[caption id="attachment_51980" align="alignright" width="400" caption="Drilling trucks and equipment designed to separate mud from drilling water for recycling are part of the process for installing a ground loop field for commercial or residential customers."][/caption]
NORTH BAY -- With high heating oil, propane and electricity prices, more commercial and residential building owners -- as well as municipalities and school systems -- are considering geothermal ground source heating and cooling as an alternative.
Interest in this energy-efficient, environmentally clean and cost-effective technology is also on the rise due to 2010 CalGreen building code requirements (Part 11, of the California Code of Regulations, Title 24) mandating a reduction of greenhouse gases by 3 million metric tons by 2020.
[caption id="attachment_51981" align="alignleft" width="315" caption="Heat exchange pumps above ground extract energy from water to provide building heat in winter and cooling in summer."][/caption]
“There are some 15,000 to 20,000 operating geothermal systems in Pacific Northwest service areas and perhaps half as many more in California,” according to John Geyer, a geothermal consultant and certified geothermal designer in Vancouver, Wash. “The national growth rate is between 10 and 15 percent a year.”
“The key to geothermal heating and cooling’s 300 percent to 500 percent efficiency, relative to grid power consumed and operating cost savings, is that grid power is only used to drive the loop-water circulating pump, the refrigeration compressor and the forced air blowing fan. External fuel is not used to create or dissipate heat.”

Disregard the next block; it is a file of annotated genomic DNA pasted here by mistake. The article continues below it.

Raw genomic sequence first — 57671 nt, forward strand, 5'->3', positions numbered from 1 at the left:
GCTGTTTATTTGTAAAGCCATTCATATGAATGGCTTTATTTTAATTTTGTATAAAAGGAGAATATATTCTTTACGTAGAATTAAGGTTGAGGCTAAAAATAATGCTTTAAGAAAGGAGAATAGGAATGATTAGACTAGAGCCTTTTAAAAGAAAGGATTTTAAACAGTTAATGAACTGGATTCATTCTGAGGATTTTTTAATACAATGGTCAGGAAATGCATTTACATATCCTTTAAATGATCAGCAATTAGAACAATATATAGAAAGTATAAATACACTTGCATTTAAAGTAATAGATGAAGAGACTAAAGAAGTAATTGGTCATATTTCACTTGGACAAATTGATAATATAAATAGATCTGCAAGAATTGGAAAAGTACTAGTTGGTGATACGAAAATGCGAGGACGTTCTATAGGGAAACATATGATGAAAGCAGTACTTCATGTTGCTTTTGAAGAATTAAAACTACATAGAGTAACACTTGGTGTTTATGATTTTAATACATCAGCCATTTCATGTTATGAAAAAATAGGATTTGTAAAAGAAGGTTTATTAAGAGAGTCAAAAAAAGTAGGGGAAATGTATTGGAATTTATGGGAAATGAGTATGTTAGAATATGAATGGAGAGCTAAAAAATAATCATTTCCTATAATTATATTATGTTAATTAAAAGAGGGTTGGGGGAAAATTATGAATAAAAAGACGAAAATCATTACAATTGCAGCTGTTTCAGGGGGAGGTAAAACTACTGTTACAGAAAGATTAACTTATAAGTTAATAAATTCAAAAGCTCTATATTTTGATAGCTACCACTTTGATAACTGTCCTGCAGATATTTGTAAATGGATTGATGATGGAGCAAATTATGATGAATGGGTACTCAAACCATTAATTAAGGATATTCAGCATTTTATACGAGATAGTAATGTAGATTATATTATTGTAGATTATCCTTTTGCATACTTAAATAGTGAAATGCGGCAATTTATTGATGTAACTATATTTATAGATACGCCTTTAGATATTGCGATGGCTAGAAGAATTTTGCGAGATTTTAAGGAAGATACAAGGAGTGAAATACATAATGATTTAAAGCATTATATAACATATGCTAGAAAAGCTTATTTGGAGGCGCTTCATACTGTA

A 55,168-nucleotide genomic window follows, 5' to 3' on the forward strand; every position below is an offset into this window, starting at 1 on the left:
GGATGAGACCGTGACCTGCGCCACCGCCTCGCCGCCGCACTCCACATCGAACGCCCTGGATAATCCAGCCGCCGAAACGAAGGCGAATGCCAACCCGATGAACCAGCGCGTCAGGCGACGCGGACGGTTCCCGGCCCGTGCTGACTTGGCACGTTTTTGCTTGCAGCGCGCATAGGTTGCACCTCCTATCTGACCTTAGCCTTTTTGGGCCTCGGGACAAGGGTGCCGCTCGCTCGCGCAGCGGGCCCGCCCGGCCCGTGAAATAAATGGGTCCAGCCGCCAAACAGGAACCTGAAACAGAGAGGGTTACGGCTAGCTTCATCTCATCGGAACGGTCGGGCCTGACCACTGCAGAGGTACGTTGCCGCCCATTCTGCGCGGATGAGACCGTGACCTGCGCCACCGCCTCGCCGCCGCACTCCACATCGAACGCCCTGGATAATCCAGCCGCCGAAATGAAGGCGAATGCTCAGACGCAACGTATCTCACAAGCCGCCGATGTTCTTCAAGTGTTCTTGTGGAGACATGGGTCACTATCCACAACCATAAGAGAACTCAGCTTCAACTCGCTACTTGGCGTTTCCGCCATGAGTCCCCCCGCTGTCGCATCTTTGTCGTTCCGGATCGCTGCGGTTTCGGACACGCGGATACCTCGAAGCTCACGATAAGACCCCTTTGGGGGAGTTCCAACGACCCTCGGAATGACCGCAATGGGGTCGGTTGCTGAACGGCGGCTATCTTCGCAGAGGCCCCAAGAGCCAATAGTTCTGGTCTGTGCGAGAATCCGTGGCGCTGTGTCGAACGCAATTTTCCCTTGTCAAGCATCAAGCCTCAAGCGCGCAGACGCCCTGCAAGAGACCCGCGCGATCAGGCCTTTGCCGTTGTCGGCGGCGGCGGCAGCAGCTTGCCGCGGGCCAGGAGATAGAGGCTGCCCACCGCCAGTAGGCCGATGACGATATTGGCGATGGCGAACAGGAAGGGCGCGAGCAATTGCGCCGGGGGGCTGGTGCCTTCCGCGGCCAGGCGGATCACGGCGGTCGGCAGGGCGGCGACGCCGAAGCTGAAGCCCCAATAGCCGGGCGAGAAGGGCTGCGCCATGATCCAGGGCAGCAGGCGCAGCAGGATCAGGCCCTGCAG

Geothermal heat exchange systems cost two-thirds less to operate compared with propane or fuel oil costs per year -- with no harmful emissions.
They also offer the fastest payback -- less than five years to 10 years -- among energy-saving systems such as fuel cells and solar, and have the longest life cycle, up to 50 years. Geothermal can reduce energy loads by up to 30 percent to 60 percent.
According to industry statistics from www.geoexchange.org, heat pump shipments have jumped from fewer than 11,000 units in 1983 to 112,000 units shipped in 2011.
Legislation passed by Congress in 2009 offers homeowners a federal tax credit of 30 percent of any geothermal system installed by Dec. 31, 2016, and commercial projects may deduct 10 percent. Both credits apply toward defraying equipment and installation costs.
This form of geothermal energy is not to be confused with electricity produced at the Geysers when natural steam (or steam resulting from water injected into deep wells to reach hot rock layers above lava), rises to the surface to power turbines.
Instead, geoexchange technology uses a field of subterranean tubing, called a ground loop, to extract low-grade heat energy from water circulated underground, taking advantage of the earth’s near constant temperature of 55 to 65 degrees Fahrenheit.
The ground acts as a heat source warming a building in winter, and a heat sink to provide cooling in summer, with the aid of a water source heat pump, called a heat exchanger, on the surface.
Loops can be installed horizontally or vertically underground or on the surface in a pond, lake or irrigation water holding tanks.
A major North Bay geothermal installation was completed in March at the Buck Institute for Research on Aging in Novato.
PAE Engineering was the consulting firm under contract to Trison Construction for the Buck project. Some 325 bores were drilled to a depth of 400 feet containing miles of high-density polyethylene tubing one to 1.25 inches in diameter.